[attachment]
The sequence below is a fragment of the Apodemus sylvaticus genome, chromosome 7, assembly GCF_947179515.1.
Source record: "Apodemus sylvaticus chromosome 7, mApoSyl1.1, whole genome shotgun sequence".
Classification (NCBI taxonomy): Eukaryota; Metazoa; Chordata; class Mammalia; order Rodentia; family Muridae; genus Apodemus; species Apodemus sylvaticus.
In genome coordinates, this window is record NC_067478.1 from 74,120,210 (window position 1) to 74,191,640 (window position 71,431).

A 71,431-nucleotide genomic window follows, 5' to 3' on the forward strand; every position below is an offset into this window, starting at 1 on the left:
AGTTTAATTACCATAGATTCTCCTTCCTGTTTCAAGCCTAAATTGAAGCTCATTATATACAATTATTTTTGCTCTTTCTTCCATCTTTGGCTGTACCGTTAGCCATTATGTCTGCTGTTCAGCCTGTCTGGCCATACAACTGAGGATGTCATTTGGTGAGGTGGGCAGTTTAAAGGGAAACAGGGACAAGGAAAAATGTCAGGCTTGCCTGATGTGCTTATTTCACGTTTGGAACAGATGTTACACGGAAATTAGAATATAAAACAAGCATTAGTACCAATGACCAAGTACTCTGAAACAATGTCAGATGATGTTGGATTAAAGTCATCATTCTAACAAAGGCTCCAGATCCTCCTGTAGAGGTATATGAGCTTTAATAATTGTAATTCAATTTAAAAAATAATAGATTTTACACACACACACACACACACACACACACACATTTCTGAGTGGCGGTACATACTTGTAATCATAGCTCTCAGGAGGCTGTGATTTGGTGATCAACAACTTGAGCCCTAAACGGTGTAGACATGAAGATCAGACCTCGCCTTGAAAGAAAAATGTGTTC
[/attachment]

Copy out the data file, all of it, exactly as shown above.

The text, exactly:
The sequence below is a fragment of the Apodemus sylvaticus genome, chromosome 7, assembly GCF_947179515.1.
Source record: "Apodemus sylvaticus chromosome 7, mApoSyl1.1, whole genome shotgun sequence".
Classification (NCBI taxonomy): Eukaryota; Metazoa; Chordata; class Mammalia; order Rodentia; family Muridae; genus Apodemus; species Apodemus sylvaticus.
In genome coordinates, this window is record NC_067478.1 from 74,120,210 (window position 1) to 74,191,640 (window position 71,431).

A 71,431-nucleotide genomic window follows, 5' to 3' on the forward strand; every position below is an offset into this window, starting at 1 on the left:
AGTTTAATTACCATAGATTCTCCTTCCTGTTTCAAGCCTAAATTGAAGCTCATTATATACAATTATTTTTGCTCTTTCTTCCATCTTTGGCTGTACCGTTAGCCATTATGTCTGCTGTTCAGCCTGTCTGGCCATACAACTGAGGATGTCATTTGGTGAGGTGGGCAGTTTAAAGGGAAACAGGGACAAGGAAAAATGTCAGGCTTGCCTGATGTGCTTATTTCACGTTTGGAACAGATGTTACACGGAAATTAGAATATAAAACAAGCATTAGTACCAATGACCAAGTACTCTGAAACAATGTCAGATGATGTTGGATTAAAGTCATCATTCTAACAAAGGCTCCAGATCCTCCTGTAGAGGTATATGAGCTTTAATAATTGTAATTCAATTTAAAAAATAATAGATTTTACACACACACACACACACACACACACACACATTTCTGAGTGGCGGTACATACTTGTAATCATAGCTCTCAGGAGGCTGTGATTTGGTGATCAACAACTTGAGCCCTAAACGGTGTAGACATGAAGATCAGACCTCGCCTTGAAAGAAAAATGTGTTC